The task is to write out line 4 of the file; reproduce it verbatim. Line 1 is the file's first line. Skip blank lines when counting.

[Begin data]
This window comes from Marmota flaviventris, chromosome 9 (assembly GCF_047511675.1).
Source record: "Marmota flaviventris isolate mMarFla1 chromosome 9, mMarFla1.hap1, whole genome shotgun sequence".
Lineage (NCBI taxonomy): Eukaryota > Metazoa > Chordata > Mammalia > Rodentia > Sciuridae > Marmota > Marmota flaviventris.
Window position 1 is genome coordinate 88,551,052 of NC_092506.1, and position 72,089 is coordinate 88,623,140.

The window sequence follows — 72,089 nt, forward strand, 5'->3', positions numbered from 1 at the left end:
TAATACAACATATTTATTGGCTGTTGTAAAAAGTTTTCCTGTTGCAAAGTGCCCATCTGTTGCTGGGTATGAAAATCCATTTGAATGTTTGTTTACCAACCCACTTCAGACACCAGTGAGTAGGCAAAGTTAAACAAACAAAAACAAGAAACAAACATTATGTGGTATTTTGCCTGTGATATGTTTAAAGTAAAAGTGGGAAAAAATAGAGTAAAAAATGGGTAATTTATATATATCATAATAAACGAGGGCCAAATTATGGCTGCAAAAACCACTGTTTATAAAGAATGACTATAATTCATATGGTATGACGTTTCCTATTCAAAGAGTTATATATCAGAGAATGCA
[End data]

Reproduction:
Window position 1 is genome coordinate 88,551,052 of NC_092506.1, and position 72,089 is coordinate 88,623,140.